Drains carry waste to the sanitary sewer, control flooding and remove waste products from manufacturing. The first drains were built in the Indus River Valley in 3100 B.C. There are dozens of specifically designed drains for home, business and industry. For most of us, the drains in our homes are the ones we have to clean. Knowing how they work and what to look for is simple once you know a few facts about them.
Ancient drains worked by gravity, linking homes and public buildings like the Roman baths to rivers that carried the waste away to the sea. After the fall of Rome, much of the knowledge of ancient engineers was lost in the West and medieval people constructed open drains along roadways (today called "gutters") to carry wastewater to the river. With the industrial revolution, new types of drains were designed to handle liquid waste from the manufacturing process.
Drains carried waste into rivers until the middle of the 19th century, when the new science of sanitation separated storm water and household or industrial waste into two drainage systems. Sewage was carried through "sanitary sewers" to facilities where sediment would be settled out and the remaining organics would be treated with chemicals to kill dangerous organisms. The 20th century brought new technologies for treating wastewater and new science to begin to address the environmental mpact of wastewater treatment and stormwater drainage.
Modern drains contain a "trap" to stop materials that might accidentally fall in and block them and a "vent" to remove gases, like methane, that are formed by the decomposition of waste. "S" traps are visible under most sink drains and behind toilet bowls. In addition to catching materials that might clog the drain further down, they trap gases that can back up in plumbing or become volitile. Vents carry these gases off and away from the plumbing. Modern household drains use the "S" trap or "D" trap (also named for its shape) and are required by local codes to be vented.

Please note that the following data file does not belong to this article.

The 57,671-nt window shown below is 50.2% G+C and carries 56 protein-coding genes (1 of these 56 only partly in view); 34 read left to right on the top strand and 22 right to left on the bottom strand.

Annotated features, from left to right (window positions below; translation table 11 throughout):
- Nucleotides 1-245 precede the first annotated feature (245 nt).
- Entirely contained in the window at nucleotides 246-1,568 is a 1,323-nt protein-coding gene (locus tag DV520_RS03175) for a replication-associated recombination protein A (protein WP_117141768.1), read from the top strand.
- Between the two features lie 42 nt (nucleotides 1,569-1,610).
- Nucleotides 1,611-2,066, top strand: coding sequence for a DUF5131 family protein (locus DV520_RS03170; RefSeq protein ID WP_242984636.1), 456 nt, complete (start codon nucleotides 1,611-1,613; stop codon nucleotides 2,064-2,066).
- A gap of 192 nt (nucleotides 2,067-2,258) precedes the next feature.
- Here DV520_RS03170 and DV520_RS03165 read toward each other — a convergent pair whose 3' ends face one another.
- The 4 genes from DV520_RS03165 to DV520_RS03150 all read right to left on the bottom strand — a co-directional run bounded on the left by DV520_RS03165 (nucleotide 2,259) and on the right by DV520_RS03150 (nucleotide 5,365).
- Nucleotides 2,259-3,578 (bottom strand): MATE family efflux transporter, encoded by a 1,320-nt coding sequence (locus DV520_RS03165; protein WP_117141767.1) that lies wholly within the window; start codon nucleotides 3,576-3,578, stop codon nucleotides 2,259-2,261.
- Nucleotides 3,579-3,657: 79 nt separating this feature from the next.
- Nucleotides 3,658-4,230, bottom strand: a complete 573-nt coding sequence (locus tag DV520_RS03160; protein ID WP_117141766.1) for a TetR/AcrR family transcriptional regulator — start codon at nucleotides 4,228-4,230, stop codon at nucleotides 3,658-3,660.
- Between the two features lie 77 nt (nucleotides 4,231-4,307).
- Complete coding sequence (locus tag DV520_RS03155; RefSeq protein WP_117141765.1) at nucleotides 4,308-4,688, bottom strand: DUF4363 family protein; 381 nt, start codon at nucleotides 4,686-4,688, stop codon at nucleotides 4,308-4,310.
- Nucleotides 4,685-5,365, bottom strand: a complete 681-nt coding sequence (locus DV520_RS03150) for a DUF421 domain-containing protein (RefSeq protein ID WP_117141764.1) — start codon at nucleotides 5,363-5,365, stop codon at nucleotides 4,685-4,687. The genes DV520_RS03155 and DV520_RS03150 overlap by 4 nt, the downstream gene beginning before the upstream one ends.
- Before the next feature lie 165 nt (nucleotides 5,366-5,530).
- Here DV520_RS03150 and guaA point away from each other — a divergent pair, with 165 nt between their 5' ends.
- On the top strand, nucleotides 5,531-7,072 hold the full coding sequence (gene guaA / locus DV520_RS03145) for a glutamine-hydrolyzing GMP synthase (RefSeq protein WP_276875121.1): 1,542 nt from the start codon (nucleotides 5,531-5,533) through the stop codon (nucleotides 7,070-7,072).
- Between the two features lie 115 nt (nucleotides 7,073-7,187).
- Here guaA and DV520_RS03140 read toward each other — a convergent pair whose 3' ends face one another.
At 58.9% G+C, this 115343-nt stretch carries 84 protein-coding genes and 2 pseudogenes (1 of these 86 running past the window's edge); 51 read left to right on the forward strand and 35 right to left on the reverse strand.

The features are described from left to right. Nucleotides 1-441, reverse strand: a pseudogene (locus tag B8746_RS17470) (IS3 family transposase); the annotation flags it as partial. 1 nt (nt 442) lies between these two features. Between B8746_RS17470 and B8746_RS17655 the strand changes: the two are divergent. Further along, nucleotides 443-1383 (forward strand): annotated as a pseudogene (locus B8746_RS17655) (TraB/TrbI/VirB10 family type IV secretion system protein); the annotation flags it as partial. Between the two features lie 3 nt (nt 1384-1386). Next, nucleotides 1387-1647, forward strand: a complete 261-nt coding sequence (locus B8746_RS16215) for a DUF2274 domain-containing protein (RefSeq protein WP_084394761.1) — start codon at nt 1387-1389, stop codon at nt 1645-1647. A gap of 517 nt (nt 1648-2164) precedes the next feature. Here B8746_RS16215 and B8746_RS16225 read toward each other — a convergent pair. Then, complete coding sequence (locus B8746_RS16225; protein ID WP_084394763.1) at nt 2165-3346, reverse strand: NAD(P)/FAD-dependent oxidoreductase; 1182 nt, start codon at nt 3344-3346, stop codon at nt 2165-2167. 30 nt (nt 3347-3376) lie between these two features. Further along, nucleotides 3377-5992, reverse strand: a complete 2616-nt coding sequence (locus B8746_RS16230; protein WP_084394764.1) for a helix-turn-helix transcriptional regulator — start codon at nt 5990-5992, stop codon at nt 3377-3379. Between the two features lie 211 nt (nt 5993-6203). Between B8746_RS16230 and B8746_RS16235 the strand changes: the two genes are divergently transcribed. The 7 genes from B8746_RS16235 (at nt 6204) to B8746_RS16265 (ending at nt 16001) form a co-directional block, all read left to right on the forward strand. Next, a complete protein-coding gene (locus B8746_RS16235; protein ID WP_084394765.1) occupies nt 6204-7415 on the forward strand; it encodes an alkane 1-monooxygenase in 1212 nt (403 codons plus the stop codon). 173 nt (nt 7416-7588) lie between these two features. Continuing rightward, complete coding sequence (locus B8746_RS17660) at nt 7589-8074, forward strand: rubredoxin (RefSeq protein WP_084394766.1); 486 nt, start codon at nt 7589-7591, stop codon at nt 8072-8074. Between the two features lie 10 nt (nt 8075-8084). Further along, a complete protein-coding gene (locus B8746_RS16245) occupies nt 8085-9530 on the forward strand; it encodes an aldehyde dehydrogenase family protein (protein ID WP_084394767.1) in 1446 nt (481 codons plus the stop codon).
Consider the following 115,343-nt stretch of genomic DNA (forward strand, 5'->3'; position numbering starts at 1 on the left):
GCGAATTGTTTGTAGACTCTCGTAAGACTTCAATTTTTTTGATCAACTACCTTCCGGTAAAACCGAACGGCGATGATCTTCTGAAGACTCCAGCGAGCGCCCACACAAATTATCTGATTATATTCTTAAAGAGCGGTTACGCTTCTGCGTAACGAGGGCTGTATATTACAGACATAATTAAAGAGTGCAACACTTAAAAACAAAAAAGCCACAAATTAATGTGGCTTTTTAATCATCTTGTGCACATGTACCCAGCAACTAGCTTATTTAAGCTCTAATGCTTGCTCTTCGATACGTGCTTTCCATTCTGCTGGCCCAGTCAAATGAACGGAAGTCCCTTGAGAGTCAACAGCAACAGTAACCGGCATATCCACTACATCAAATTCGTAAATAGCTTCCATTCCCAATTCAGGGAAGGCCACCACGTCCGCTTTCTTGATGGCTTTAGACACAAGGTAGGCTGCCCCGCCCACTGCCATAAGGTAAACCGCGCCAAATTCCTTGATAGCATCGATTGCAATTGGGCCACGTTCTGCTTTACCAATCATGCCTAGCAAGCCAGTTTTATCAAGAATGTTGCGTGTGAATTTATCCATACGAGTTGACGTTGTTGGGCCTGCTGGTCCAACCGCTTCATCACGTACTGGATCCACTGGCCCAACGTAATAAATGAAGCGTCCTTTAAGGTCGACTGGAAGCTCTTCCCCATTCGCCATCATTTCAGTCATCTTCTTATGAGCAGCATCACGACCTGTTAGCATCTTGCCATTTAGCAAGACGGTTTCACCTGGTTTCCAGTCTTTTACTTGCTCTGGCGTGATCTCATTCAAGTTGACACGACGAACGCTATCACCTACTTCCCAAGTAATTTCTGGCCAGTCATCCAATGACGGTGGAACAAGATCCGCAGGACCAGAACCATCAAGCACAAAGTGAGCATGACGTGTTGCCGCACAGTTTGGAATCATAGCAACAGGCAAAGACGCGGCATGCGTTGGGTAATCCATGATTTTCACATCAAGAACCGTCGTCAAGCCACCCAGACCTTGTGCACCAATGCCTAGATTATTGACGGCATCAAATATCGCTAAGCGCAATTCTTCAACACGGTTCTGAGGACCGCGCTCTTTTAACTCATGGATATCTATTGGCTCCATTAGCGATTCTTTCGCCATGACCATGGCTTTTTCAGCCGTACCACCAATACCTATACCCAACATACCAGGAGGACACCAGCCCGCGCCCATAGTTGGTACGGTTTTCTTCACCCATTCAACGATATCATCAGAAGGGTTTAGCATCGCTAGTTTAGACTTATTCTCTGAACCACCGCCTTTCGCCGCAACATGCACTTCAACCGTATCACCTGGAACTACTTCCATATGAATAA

Before using any chemicals to clean a drain, check the "clean out," which is located at the lowest part of the trap on an individual drain or somewhere along the house's main drain to the sanitary sewer. Once this square-topped plug is removed, the drain can be "snaked" with a wire or steel band (available at hardware stores). Floor, shower or tub drains can often be cleaned out by simply removing the cover and removing hair or other material that sits in the first bend of the pipe. Clean traps on a regular basis and flush thoroughly with hot water to minimize the need for dangerous chemicals.
If you have to resort to chemical drain cleaners, check the package carefully to make sure that the chemicals contained in it are safe for the materials (galvanized, copper, PVC) used in your plumbing. Follow directions carefully; most chemical drain cleaners are corrosive and toxic. Keep your face and hands (best to wear eye protection and gloves) away from the drain when adding ingredients and waiting for the chemicals to work.
Not all organisms in the drain are bad--some eat bad organisms. Unfortunately, chemicals kill everything.
Not all clogged drains are due to hairballs and garbage disposal guck. Don't rule out things like tree roots or small animals that crawl into broken pipes until you've had a plumber give you an inspection report.
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